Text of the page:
Unblinking Eye
Bernardelli Vest Pocket Pistol


The Bernardelli Vest Pocket Pistol

by Ed Buffaloe

Bernardelli Factory

The Bernardelli Factory in Gardone V.T. at the end of the 19th Century

Company History

Gardone Val Trompia, Brescia, Italy has been a center for iron working and weapons making since the middle ages, and of firearms manufacture since at least 1526 when Giovanni Antonio Beretta began production of arquebus barrels.  The Bernardelli forebears entered the firearms business in 1631 when one Bartolino Barnelli married into the noble Acquisti family which owned several gun factories in Gardone Val Trompia.  The following year Bartolino’s sister married his wife’s brother to further seal the tie between the two families. 

No explanation is given as to how the family name morphed from Barnelli to Bernardelli, but in 1721 some brothers Bernardelli are on record as purchasing a large gun factory in Gardone Val Trompia.  The company which exists today was founded in 1865 by Vincenzo Bernardelli with the establishment of a large factory with water-powered machinery.  The Bernardelli company still used water to power its machinery right up to the end of the 20th century.  Vincenzo Bernardelli originally made damascus twist shotgun barrels.  Later, when his son joined the business, the company began making whole shotguns, which was the company’s primary business for most of its existence.

In the late 1920s Bernardelli manufactured components for Alfa Romeo aircraft engines.  From 1930 to 1933 the company manufactured the 10.4mm Italian service revolver known as the System Bodeo, Modello 1889, with a total production in excess of 25,000.  This was their first handgun.  During World War II the company began manufacturing artillery fuses, production of which continued until 1986.  After World War II, Bernardelli introduced its first self-loading pistol, the VP (Vest Pocket) Model, which was based on the Walther Model 9.

In 1997 the V. Bernardelli company was forced into bankruptcy and its assets, brands, and trademarks were acquired by the Turkish company Sarsilmaz.  My understanding is that most production was moved to Turkey and that now, once again, only shotguns are being made under the Bernardelli name.  Parts for older guns are no longer available from Bernardelli.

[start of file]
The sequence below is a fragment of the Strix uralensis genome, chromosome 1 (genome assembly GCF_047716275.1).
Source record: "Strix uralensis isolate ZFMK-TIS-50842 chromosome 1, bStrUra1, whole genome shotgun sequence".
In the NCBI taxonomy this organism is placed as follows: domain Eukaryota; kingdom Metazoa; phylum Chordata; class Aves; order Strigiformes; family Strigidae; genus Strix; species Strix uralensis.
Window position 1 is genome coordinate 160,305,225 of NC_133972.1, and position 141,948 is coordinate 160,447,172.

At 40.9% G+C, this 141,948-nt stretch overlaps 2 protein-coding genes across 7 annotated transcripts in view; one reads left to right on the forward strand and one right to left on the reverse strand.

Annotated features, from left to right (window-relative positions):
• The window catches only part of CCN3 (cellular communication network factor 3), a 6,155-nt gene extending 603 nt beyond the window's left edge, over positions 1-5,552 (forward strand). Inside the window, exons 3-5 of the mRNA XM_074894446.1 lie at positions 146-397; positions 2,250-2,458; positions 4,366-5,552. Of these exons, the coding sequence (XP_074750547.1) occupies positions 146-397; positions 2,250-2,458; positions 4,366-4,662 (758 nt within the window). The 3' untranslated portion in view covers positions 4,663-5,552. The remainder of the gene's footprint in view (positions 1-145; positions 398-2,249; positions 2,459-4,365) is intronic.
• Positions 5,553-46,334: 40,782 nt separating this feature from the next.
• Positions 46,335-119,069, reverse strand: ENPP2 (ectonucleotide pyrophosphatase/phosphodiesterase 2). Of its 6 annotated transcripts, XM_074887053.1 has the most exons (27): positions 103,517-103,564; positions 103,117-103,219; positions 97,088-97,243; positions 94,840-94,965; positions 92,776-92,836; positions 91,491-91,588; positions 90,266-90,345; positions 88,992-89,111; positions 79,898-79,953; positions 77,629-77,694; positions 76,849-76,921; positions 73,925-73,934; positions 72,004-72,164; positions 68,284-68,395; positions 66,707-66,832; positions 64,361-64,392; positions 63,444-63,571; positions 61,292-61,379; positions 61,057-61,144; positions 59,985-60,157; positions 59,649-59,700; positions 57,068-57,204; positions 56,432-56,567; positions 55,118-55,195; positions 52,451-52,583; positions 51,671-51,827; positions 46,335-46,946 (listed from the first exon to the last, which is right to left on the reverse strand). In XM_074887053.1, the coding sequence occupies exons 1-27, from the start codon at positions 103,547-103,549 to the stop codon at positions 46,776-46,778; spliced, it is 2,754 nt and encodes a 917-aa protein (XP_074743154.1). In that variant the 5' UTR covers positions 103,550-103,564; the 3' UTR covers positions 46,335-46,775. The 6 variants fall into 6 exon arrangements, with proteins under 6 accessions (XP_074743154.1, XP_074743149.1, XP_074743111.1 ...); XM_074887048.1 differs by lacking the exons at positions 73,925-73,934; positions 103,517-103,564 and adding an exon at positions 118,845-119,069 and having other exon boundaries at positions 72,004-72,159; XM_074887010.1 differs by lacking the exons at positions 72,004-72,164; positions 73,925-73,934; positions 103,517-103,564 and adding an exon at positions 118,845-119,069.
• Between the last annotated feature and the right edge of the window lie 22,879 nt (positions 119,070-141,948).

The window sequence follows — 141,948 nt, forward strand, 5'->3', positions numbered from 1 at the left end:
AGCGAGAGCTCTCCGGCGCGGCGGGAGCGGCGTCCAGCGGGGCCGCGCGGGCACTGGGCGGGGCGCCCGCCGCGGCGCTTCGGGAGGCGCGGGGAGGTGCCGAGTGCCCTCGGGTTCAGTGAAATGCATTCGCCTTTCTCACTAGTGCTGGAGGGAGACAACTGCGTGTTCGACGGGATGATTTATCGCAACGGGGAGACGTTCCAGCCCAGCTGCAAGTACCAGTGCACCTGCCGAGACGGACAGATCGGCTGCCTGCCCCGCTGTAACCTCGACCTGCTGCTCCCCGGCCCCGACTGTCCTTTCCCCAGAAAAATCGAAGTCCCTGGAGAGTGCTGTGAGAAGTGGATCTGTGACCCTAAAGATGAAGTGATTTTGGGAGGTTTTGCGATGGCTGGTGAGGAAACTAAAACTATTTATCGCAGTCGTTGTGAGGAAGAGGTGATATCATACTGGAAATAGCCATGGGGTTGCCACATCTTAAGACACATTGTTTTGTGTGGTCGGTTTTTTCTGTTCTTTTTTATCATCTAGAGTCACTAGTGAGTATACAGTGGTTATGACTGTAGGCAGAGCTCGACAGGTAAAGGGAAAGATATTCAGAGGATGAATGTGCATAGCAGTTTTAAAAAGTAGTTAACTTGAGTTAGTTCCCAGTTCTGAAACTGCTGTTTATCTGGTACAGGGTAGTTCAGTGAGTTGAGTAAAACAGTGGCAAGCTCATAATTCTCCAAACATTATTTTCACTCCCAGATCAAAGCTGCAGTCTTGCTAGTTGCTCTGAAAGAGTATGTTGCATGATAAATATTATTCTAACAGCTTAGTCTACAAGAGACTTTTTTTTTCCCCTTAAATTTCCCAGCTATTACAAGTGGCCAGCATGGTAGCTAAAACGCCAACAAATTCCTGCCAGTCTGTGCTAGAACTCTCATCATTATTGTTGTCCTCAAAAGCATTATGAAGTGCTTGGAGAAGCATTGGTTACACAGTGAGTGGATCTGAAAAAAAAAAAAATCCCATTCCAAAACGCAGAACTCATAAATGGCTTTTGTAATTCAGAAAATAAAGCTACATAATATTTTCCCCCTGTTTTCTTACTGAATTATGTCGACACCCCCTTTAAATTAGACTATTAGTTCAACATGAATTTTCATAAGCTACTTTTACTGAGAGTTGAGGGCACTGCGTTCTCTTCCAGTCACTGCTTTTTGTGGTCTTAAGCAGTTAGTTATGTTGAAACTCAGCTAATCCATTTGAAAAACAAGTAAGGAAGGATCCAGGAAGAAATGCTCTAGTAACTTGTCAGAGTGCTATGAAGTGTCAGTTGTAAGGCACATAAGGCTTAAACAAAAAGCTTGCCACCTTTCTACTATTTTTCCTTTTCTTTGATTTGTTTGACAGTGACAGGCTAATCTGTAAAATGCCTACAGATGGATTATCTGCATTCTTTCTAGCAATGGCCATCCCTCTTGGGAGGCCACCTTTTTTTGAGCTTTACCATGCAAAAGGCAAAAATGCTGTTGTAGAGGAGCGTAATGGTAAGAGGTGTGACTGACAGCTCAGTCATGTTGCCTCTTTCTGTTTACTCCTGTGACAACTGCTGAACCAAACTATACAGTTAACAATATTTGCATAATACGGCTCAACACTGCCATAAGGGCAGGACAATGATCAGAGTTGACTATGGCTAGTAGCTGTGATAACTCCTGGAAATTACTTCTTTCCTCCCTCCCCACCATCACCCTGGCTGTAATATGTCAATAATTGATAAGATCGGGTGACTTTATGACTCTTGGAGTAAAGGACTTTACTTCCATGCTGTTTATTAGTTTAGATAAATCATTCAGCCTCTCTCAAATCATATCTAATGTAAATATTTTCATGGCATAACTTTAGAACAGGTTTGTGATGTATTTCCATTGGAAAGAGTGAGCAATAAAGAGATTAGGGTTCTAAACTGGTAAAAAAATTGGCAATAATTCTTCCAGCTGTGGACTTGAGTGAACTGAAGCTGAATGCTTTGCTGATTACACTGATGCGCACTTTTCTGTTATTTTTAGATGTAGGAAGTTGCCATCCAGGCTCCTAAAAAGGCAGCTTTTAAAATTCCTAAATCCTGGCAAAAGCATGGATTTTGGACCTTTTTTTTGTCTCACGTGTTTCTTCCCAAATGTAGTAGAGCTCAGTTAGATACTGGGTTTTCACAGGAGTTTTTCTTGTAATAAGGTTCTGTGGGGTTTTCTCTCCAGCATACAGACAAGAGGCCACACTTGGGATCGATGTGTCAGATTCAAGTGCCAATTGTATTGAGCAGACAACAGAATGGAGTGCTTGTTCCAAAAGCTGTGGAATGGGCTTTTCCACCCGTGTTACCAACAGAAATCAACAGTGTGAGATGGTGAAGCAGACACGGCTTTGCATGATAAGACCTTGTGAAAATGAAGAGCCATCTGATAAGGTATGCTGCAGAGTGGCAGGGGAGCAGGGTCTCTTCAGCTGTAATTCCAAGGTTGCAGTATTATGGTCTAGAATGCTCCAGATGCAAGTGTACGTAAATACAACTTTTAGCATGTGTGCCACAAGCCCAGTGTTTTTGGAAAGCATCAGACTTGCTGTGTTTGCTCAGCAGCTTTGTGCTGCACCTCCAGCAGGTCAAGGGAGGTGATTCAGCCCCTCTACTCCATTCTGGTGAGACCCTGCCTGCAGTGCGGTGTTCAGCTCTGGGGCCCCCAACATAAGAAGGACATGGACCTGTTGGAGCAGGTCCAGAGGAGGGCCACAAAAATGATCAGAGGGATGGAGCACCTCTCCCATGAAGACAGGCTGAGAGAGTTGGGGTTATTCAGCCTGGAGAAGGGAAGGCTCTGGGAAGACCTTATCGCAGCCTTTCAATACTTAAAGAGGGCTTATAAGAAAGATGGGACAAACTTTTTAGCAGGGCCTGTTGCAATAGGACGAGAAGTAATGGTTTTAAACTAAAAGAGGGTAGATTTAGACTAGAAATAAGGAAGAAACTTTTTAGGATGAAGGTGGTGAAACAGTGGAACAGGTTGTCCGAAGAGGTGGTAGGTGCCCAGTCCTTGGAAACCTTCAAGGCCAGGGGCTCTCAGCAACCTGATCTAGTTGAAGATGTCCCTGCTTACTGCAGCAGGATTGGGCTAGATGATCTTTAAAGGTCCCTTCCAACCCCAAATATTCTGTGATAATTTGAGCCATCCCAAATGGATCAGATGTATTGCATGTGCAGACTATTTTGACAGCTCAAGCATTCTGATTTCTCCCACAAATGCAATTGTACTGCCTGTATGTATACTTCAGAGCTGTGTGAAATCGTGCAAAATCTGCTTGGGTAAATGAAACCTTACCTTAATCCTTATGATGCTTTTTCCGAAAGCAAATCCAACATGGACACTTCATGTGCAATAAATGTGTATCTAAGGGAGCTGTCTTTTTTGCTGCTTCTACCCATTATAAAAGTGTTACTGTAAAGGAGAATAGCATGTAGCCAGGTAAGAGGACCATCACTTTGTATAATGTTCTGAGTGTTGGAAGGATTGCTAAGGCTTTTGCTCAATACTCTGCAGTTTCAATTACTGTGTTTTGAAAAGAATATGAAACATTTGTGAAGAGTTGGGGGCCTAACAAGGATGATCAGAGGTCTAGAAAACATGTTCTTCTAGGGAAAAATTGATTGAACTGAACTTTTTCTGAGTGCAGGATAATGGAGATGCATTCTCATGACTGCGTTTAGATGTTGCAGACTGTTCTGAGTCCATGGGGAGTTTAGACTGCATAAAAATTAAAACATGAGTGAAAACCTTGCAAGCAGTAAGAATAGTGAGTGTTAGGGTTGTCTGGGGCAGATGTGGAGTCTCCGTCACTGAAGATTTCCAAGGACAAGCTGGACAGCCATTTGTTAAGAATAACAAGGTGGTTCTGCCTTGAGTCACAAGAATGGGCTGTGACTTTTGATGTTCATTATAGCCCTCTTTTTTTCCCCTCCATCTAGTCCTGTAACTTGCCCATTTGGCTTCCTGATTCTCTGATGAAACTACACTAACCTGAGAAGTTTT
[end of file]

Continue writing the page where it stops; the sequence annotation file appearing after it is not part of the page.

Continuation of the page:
The Bernardelli Vest Pocket Pistol

Bernadelli Vest Pocket Pistol

Bernadelli VP made in 1949

I am referring to this pistol as the “VP” which stands for Vest Pocket because I have been unable to locate any other model designation for the gun.  It is sometimes referred to as the “VB” because of the initials on the grip, but the VB initials, which stand for Vincenzo Bernardelli, are on almost every Bernardelli pistol ever made and so can hardly be considered a model designation.

Like the Walther Model 9, the Bernardelli VP is a very small unlocked breech striker-fired .25 caliber (6.35mm) pistol with a barbell-shaped takedown latch at the rear.  Unlike the Walther, the latch is released by a small button behind the upper portion of the left grip.  The Bernardelli has a full length slide that covers the barrel, with an external extractor on the right side, an internal connector on the left side, and a six-shot magazine--it incorporates a magazine safety.  An extended eight-round magazine is also available that provides a better grip on this very small pistol.  The Walther has an open-top slide, a top-mounted internal extractor, an external connector on the right side of the frame, a six-shot magazine, and no magazine safety.  The Walther has its ejector built into the frame, whereas the Bernardelli uses the firing pin as the ejector.  Both guns have two-inch barrels, and cocking indicators.  The Bernardelli has a narrower slide but a deeper grip.  The sear mechanisms are similar, but the rest of the lockwork is different.  The Walther safety blocks the striker, whereas the the Bernardelli safety blocks the connector.  The Bernardelli disconnector is a sickle-shaped lever on the left side of the gun which is depressed by the slide as it moves toward the rear.  It is held in place by the slide and usually falls off when the gun is field stripped.  The Bernadelli barrel is fixed and press fitted into the frame.  My VP is well finished, inside and out.

My VP is marked on the left side of the slide “BERNADELLI-GARDONE V.T. ITALIA-CAL 6.35 BREV.” and those exported to the United States are marked “MADE IN ITALY”.  On the right side of the frame are the Italian proof marks.  On the pistol shown here are the mark of the Gardone Val Trompia proof house and the definitive proof for smokeless powder loaded to 30% over pressure.  Beneath the proof marks is stamped the year of manufacture, in this case 1949.  The serial number was stamped on the rear face of the grip tang, as well as on the underside of the slide and the underside of the barrel mount (it can only be seen if the barrel is removed from the frame).  There is a photograph of an engraved VP in Hogg and Weeks that is marked only “CAL 6.35 BREV. BERNADELLI”.

The Baby

Bernadelli Baby

Bernadelli Baby in .22 Long

In 1949 Bernardelli introduced the Baby model, which was simply the VP chambered for the .22 long or the .22 short cartridge.  The magazine holds six rounds.  I have read that the long and short versions are the same gun with different magazines, but cannot verify this personally.  Unlike the VP, the Baby has an open-top slide and does not have a loaded-chamber indicator.  My Baby is marked “V. BERNADELLI-GARDONE V.T.  CAL .22 LONG.” on the left side of the slide.  On the right side of the frame are proofs identical to those on the VP.  There is a date code, “XXIV”, which supposedly means it was made in 1968.  My Baby is reasonably well finished, with no rough spots on the inside, but you can see faint mill marks on the frame beneath the blue.

The Model 68